Campbell said she “couldn’t imagine not being here,” and attributed her success to the number of opportunities she’s been offered at the University.
She added although she thinks FSU does a good job of supporting first-generation students, it could do more to help educate parents on the institution’s expectations and requirements.
Samantha Medeiros, a junior hospitality and tourism major, said being first-generation is both something to be proud of and a challenge. “It’s kind of like an accomplishment for my family, in a way,” she said.
“It’s also really difficult to figure things out on my own, so having help on campus is really important,” she said.
Medeiros said she didn’t think of attending college until high school, when a teacher introduced the idea of higher education to her.
“My high school teacher actually … told me what college was. Since my family never even graduated high school, I didn’t really know, and she opened up many opportunities for me, so I’m really grateful for her,” she said.
She said although sometimes navigating the campus and completing paperwork is confusing, the University’s resources have been very helpful to her.
“CASA is really good with helping. I actually work in the office as a mentor myself, so I’ve kind of felt like I wanted to give back since I’ve gotten so much help from the school,” she said.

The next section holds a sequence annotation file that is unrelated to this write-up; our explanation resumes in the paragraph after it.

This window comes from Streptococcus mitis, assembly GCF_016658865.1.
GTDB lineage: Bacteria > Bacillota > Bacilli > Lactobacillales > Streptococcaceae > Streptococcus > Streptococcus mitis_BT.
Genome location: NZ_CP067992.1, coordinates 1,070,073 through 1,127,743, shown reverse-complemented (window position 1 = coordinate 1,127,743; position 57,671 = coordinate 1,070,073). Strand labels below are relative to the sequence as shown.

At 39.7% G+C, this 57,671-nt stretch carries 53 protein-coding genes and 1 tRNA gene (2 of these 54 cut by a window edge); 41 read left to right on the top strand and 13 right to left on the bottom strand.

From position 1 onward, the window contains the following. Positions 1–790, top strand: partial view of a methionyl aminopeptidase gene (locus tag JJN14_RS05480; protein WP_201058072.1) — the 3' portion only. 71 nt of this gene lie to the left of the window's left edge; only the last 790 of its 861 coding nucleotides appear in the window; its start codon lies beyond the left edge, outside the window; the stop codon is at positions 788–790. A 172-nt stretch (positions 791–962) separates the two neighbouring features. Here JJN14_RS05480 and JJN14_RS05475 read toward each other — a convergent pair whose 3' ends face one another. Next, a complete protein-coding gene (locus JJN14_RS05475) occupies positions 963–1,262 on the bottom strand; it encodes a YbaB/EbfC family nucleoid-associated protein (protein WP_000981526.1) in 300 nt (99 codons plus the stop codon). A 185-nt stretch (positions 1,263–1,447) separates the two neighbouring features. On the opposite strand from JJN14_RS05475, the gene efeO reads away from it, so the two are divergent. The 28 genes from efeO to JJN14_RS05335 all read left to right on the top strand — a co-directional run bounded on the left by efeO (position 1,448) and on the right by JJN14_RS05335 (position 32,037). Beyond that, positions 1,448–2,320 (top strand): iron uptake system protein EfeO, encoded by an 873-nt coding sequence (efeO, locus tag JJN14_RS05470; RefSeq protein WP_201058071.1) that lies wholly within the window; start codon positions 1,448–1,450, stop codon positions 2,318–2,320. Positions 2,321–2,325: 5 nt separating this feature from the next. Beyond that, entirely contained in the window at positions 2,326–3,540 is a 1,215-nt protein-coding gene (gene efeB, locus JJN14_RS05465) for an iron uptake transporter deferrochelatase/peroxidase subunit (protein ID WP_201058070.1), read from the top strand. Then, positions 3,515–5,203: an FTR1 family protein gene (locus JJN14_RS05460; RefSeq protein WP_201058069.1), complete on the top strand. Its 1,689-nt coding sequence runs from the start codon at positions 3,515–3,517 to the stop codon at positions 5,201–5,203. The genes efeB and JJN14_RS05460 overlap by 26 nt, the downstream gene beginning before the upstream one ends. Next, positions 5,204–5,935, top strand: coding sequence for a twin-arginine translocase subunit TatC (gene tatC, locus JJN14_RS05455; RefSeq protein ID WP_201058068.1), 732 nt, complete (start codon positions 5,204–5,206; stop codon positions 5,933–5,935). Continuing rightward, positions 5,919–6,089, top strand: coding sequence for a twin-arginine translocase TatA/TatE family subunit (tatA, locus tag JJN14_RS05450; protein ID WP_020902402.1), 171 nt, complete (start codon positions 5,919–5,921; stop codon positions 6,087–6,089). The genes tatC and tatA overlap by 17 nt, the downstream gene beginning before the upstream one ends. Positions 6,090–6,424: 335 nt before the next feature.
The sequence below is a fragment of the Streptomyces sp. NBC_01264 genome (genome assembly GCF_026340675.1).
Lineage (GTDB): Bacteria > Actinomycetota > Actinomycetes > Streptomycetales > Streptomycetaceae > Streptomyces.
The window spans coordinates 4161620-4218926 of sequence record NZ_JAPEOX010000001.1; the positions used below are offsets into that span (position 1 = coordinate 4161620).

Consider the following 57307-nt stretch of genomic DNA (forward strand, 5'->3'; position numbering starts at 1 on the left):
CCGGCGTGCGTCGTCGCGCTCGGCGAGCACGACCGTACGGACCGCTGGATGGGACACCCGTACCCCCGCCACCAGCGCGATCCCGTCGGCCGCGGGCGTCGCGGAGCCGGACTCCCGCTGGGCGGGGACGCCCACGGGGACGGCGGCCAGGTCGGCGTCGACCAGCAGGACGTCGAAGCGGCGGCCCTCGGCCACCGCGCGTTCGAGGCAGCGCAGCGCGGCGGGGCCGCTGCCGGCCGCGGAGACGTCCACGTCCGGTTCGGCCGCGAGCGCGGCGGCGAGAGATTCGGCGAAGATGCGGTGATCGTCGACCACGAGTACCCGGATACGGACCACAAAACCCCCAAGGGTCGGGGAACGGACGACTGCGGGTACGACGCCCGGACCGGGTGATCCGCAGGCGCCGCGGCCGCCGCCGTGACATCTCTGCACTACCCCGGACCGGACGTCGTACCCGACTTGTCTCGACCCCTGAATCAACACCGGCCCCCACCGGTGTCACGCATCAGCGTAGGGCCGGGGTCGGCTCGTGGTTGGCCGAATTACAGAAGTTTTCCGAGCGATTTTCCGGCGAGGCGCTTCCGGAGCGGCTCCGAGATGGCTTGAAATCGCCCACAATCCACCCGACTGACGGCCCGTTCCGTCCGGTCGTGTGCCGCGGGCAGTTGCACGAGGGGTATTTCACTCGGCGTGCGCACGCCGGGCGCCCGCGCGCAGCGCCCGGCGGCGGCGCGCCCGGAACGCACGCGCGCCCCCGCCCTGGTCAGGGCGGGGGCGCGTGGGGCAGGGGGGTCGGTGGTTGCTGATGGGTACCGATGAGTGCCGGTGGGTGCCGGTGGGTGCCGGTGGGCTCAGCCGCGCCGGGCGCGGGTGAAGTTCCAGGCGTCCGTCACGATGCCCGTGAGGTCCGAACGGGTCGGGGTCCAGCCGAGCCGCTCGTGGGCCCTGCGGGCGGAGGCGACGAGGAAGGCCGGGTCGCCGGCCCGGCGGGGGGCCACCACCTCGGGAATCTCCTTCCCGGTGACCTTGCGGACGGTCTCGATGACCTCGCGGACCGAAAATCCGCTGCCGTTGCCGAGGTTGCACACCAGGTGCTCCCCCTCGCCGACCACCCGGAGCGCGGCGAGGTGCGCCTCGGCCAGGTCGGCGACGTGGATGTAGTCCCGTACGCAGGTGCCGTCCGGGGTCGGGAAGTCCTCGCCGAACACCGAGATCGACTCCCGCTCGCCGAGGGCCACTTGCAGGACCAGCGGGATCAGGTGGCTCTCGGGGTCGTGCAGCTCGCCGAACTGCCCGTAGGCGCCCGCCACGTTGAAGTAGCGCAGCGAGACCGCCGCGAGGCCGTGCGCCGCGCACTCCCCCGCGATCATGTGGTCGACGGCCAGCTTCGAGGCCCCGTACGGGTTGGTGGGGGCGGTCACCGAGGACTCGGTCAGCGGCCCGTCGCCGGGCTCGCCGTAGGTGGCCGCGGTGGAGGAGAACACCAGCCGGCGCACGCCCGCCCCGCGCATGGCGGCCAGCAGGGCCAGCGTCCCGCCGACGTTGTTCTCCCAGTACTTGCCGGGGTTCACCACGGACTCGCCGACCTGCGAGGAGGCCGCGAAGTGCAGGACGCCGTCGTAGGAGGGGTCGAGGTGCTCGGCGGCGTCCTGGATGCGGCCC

Medeiros added she believed the University does a good job of supporting first-generation students already, but didn’t know about GenerationOne before the fair, and thinks they should advertise it more.
Matthew Brady, a freshman history major, said he considers himself a first-generation student.
Brady said he’s adopted, and although his adoptive parents both have degrees, his birth parents do not. “My parents who adopted me - they actually both went here, which is the reason that I’m here.”
He added in the past, he didn’t think he’d end up in college, but was happy he was wrong.
“Three years ago, you could tell me I would be at college and I would laugh in your face. I never thought I would be, but I’m very happy I’m here,” he said.
Brady said he only decided to enroll thanks to a friend - he said he saw the work his friend was doing, and knew he could handle it, but didn’t enroll until he saw all the facilities the school had to offer.
“He took me here one day to go play basketball in the gym, and I saw the workout room, saw the library, I saw the dining hall, I saw McCarthy - I saw everything and I was like, ‘There’s no way this place is real,’” he said.
He added he was currently in dual enrollment with the Navy, and wanted to earn his bachelor’s and potentially master’s degree.
“I want to gain the most education I can. I want to take a lot of classes. You know, I’m paying to be here, so I want to do well,” he said.
Brady said it wasn’t hard for him to be an independent person, and to accomplish what the school demanded of him, but said sometimes, it’s challenging to balance a personal life with school, as well as remaining independent.
He added while sometimes, he doesn’t feel comfortable asking for help, he knows FSU would be there for him if he ever sought it. “I have so much more support than I ever thought I would have here.
“I love everyone here - this place is family now,” Brady said. “Rams for life!”